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Dread Empire's Fall
"Of course, following the Great Master's death, I will kill myself."
Lieutenant Gareth Martinez, keeping pace alongside the longer-legged Fleet Commander Enderby, felt himself stumble as he heard the words.
"My lord?" He drove his legs through the stumble, to stride once more off Enderby's left shoulder. Their heels rang again in unison on the shaved, glittering asteroid material that floored the Commandery.
"I've volunteered," Enderby said in his prosaic, literal tone. "My family needs a representative on the pyre, and I'm the most suitable candidate. I'm at the apex of my career, my children are well-established, and my wife has given me a divorce." He looked at Martinez from beneath his level white brows. "My death will assure that my name, and my family's name, will be honored forever."
And help everyone to forget that little financial scandal involving your wife, Martinez thought. It was a pity that Enderby's spouse couldn't be the family sacrifice instead of the Fleet Commander.
A pity for Martinez in particular.
"I'll miss you, my lord," he said.
"I've spoken to Captain Tarafah about you," Enderby went on. "He's agreed to take you aboard as communications officer on the Corona."
"Thank you, my lord," Martinez said, and tried not to let his voice reflect the dismay that echoed coldly down his bones.
The Martinez family was among the Peers, the clans that the Great Masters -- the Shaa -- had placed over all creation. Though all Peers were equal in the sight of the Shaa, the Peers' own views were less Olympian. It wasn't enough just to be a Peer. You had to be the right kind of Peer.
And Martinez was definitely the wrong kind. While near-omnipotent on its distant home world of Laredo, the Martinez clan were provincial nobodies to the high-caste Peers whose palaces ornamented the High City of Zanshaa. The fine gradations of rank perceived by the Peers had no status in law, but their weight was felt everywhere in Peer society. Martinez's birth entitled him to a place in the Peers' military academy followed by a commission, but that was all.
In six years' service, he had risen to lieutenant. That was as far as his father had come in a dozen years, before Marcus Martinez resigned in frustration and returned to Laredo to devote himself to making money on a grand scale.
His son knew he needed a powerful patron who would advance him in the service hierarchy. And Gareth Martinez thought he had found that patron in Fleet Commander Enderby, who seemed impressed with his abilities and was willing to overlook his obscure home and the wretched provincial accent that, try as he might, he'd been unable to lose.
What do you do when your senior officer announces his intention to commit suicide? Martinez wondered. Try to talk him out of it?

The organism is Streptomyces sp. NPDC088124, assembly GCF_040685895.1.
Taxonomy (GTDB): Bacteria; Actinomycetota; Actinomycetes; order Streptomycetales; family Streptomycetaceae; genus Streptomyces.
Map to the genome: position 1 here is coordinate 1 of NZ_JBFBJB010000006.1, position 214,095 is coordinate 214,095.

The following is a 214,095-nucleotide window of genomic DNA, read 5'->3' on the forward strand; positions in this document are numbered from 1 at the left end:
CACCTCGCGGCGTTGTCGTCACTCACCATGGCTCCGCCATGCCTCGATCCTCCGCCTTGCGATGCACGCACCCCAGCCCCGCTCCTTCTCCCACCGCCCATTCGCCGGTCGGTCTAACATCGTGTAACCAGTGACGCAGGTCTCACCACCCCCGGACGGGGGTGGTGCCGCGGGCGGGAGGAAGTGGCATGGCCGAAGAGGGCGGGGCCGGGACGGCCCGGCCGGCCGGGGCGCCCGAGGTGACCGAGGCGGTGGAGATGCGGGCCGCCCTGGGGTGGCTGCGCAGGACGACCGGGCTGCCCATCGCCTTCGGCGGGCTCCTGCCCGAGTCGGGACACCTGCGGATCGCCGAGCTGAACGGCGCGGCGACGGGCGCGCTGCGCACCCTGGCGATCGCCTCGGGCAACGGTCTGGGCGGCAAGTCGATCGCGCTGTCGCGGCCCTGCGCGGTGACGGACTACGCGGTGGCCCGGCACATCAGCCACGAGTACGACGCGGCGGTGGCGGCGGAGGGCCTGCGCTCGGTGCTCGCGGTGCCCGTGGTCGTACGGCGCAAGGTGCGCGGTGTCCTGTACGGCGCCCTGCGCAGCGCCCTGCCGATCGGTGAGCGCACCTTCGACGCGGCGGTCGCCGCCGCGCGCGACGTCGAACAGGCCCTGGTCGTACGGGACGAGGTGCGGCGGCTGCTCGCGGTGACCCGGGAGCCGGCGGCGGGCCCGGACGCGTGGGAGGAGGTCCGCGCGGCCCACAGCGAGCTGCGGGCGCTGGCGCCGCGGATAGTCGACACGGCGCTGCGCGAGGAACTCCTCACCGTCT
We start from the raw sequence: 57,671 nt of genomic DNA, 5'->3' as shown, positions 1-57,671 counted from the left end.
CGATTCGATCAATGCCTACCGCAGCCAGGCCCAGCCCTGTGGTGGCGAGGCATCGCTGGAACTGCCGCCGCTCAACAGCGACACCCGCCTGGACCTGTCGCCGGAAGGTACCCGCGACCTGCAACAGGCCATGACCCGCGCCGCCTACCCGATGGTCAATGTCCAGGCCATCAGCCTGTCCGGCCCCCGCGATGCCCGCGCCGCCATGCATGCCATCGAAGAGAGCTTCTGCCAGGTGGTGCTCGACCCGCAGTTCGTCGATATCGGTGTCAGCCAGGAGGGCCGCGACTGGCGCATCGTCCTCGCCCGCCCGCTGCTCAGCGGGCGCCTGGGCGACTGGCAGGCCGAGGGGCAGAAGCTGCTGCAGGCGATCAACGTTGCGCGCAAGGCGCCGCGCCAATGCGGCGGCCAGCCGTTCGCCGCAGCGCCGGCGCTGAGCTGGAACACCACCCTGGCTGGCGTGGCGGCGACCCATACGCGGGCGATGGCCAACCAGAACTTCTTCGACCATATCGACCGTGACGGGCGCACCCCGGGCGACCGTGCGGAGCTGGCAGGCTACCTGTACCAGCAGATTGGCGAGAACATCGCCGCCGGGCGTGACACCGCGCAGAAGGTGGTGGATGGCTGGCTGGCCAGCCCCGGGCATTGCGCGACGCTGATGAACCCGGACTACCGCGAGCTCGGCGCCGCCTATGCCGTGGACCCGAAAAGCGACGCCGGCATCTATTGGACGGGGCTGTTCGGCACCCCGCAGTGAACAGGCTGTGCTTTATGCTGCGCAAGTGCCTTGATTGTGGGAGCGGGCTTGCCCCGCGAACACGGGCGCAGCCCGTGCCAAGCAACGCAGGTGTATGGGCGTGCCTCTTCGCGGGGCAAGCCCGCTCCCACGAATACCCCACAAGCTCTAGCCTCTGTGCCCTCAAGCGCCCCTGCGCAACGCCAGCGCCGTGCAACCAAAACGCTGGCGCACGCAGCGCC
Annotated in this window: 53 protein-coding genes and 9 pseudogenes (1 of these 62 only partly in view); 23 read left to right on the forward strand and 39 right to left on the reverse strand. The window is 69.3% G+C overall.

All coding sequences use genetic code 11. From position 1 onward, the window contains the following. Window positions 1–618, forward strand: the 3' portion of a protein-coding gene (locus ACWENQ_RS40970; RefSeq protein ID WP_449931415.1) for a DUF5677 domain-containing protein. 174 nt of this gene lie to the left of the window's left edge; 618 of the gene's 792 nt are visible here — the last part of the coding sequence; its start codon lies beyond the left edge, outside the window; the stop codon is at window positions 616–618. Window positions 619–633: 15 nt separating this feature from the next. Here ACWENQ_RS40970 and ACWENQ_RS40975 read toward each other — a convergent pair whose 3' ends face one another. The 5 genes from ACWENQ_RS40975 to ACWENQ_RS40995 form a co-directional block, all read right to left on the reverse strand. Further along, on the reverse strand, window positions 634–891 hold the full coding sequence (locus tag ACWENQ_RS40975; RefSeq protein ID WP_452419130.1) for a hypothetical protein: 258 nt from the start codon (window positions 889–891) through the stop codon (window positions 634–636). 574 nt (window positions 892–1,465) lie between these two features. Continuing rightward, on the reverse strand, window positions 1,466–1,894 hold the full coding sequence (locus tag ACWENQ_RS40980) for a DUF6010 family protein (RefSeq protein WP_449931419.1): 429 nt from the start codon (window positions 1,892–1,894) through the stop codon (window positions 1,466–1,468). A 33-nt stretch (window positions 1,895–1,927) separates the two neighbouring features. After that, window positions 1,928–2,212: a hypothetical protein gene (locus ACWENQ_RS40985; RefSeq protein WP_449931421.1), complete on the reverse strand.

"Tarafah is a good officer," Enderby assured. "He'll look after you."
Tarafah is only a lieutenant captain, Martinez thought. So even if Tarafah decided that he was the most brilliant officer he'd ever met -- and the chances of that were not high -- Tarafah wouldn't be in a position to give him a promotion to the next rank. He could only recommend him to a superior, and that superior would be patron to another set of clients whose needs, Martinez knew, would rank greater than his own.
I am hip deep in the shit, he concluded. Unless he could talk the Fleet Commander into changing his mind about annihilating himself.
"My lord," he began, and was interrupted as another officer, Senior Squadron Commander Elkizer, approached with his entourage. Elkizer and his staff were Naxids, members of the first species to be conquered by the Shaa, and Martinez suppressed annoyance as they scuttled across the polished floor toward Enderby. Not only did they interrupt a conversation vital to Martinez's career, the Naxids were a species that had always made him uncomfortable.
Perhaps it was the way they moved. They had six limbs, four legs, and another, upper pair that could be used as either arms or legs. They seemed to have only two speeds: stop, and very, very fast. When they moved, the four feet were in continual motion, scrabbling at the ground, heedless of terrain or even of success. Their feet flung their bodies forward as fast as they could, and when they wanted to go particularly fast, they lowered their centauroid bodies to the ground and used the front two limbs as well, their bodies snaking from side to side in a liquid whiplike motion that frankly gave Martinez the creeps.
The Naxids' bodies were covered with black, beaded scales ornamented with a shifting pattern of red. The swift-moving scarlet patterns were used for communication among them, a language which other species found difficult or impossible to decipher. In order not to hamper this communication, Naxid officers wore uniforms of chameleon weave that faithfully duplicated the patterns flashing underneath.
On their home world, in their primitive state, the Naxids had traveled in packs led by one dominant personality -- and they still did. Even without rank badges, you could tell by body language and demeanor which Naxids were dominant and which subservient. The high-ranking Naxids were impossibly arrogant, and the lower castes cringingly submissive.
Squadron Leader Elkizer scuttled toward Fleet Commander Enderby and slammed to a halt, his upper body thrown back to bare his throat for the killing stroke.
Kill me if you so desire, my lord: that was the service's ideal of subordination.
Elkizer's entourage -- Martinez wanted to use the word packimitated their superior. Standing at attention, they came up to Enderby's chin, with bodies the size of a very large dog ...The Praxis
Dread Empire's Fall. Copyright © by Walter Williams. Reprinted by permission of HarperCollins Publishers, Inc. All rights reserved. Available now wherever books are sold.